Carpet 101(page 1 of 2)

Cozy to walk on, this flooring comes in a rainbow of colors and can actually lower heating bills


Like your favorite sweater, carpet is soft, cozy and practical. Because carpet fibers hold heat, this floor surface insulates up to 17 times better than other surfaces, reducing energy bills. It's quiet to walk on, durable, nonslip, and overall a great value. Carpet comes in so many colors and surfaces that it can fit most any design style. Not ready to commit to wall-to-wall carpet? Add a rug for a dose of color, pattern, and softness. Rugs are also ideal for defining certain spaces, such as seating areas, and covering worn or damaged spots.

Carpet Glossary

Frieze and pile and loop, oh my! We decode common carpet terms.

Density. The closeness of the yarns in a carpet. Denser pile translates into better quality.

Fiber. The basic material in a carpet, fiber is either manmade (nylon, polyester, polypropylene/Olefin, acrylics) or natural (wool, sisal). There are five fiber types:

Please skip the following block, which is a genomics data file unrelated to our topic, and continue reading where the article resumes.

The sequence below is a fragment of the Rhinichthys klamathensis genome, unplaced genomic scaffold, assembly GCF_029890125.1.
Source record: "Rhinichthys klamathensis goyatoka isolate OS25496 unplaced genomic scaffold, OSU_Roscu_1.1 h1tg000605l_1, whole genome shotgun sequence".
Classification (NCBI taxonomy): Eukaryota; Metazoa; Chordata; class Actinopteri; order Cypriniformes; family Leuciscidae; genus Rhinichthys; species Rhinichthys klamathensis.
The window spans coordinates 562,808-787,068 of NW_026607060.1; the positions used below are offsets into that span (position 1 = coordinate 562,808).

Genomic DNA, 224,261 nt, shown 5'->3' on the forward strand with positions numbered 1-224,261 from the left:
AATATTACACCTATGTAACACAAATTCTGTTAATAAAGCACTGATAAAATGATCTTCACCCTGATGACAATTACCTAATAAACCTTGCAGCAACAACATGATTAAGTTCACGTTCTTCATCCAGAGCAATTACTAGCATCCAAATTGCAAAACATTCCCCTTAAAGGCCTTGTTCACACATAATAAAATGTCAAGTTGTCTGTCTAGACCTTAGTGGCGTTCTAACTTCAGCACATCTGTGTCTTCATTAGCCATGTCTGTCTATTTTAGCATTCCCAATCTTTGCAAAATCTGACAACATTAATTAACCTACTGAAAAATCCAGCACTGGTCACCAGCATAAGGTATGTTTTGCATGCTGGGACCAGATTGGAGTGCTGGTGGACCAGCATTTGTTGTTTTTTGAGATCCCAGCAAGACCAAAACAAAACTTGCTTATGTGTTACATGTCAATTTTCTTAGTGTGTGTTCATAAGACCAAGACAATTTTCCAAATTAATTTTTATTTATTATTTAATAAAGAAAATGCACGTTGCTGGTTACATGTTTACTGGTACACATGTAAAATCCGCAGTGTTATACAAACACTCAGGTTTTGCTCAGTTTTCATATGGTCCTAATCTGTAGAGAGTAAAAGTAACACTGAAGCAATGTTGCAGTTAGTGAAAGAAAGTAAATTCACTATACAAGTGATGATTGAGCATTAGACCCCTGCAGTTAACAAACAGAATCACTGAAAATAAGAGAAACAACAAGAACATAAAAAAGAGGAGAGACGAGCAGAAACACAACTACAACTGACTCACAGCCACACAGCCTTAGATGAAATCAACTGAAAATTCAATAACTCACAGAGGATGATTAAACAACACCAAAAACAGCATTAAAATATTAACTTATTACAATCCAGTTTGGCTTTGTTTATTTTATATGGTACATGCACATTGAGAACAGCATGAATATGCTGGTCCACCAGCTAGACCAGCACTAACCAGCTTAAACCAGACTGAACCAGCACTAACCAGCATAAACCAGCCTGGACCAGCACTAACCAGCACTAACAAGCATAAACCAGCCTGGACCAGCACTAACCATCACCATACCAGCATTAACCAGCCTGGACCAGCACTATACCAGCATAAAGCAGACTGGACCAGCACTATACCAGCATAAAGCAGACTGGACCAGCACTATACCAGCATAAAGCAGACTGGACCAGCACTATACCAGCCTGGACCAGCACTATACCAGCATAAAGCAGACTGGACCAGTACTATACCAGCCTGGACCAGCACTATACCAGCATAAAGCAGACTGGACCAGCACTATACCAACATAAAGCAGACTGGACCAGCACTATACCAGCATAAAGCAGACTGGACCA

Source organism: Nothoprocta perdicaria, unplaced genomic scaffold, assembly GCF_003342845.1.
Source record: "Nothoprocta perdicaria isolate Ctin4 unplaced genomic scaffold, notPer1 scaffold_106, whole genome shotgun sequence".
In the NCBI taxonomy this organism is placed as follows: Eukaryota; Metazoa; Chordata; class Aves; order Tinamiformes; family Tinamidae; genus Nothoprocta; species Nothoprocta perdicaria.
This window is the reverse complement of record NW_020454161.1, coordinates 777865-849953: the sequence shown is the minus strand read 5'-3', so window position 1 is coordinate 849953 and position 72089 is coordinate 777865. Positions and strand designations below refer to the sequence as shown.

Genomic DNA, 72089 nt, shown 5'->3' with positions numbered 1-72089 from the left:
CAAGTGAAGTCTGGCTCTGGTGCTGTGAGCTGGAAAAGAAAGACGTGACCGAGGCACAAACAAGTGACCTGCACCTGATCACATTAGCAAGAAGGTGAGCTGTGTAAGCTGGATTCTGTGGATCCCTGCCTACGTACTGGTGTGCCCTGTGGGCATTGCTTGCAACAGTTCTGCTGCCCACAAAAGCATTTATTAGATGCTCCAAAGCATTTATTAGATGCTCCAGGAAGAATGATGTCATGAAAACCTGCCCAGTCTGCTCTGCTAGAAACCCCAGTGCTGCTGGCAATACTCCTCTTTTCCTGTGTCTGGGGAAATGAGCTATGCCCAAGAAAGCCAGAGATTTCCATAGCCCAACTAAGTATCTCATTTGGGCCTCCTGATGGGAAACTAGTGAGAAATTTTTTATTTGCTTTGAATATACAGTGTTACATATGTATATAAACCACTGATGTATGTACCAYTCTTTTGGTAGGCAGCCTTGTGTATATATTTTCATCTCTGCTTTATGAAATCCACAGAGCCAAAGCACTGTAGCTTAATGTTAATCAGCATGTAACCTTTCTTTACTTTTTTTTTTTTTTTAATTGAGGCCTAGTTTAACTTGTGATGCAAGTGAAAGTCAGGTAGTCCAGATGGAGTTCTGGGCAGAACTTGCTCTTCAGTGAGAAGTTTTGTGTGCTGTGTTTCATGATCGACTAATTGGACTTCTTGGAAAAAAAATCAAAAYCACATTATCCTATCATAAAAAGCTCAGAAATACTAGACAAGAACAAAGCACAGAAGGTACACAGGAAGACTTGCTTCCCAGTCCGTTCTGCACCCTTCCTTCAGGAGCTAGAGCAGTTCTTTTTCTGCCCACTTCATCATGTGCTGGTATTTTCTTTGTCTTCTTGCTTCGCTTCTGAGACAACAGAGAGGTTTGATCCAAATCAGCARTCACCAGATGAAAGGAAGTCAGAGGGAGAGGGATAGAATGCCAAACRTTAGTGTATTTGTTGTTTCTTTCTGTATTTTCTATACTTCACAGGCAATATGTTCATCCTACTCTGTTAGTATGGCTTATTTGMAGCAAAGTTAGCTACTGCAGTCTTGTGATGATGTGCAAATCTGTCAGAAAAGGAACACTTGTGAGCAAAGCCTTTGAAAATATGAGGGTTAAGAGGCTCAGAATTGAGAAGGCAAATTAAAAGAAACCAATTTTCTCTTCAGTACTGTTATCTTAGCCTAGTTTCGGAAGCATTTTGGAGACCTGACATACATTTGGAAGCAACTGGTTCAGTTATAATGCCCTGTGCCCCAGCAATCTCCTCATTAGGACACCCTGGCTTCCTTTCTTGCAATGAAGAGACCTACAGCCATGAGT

1. Nylon. The most common fiber, nylon is durable and resilient. When treated, it offers good stain resistance and camouflages dirt. It is prone to static, however.
  2. Polyester. This hypoallergenic fiber is resists fading, withstands stains, and offers a variety of textures and colors. Some fibers are recycled from plastic bottles. However, it is susceptible to crushing.
  3. Poypropylene/Olefin. This carpet stands up to sunlight, bleach, and stains, but it is less resilient, which can cause crushing. Color selection tends to be limited.
  4. Wool. Along with lending a luxurious look and feel, wool purifies indoor air, inhibits dust mite and bacteria growth, and possesses inherent hypoallergenic properties. It is the most expensive type of carpet.
  5. Acrylics. Known as man-made wool, acrylic fiber offers the look and feel of wool at a lower cost. It resists static, moisture, mildew crushing, and stains. However, it is not durable enough to withstand heavy traffic.

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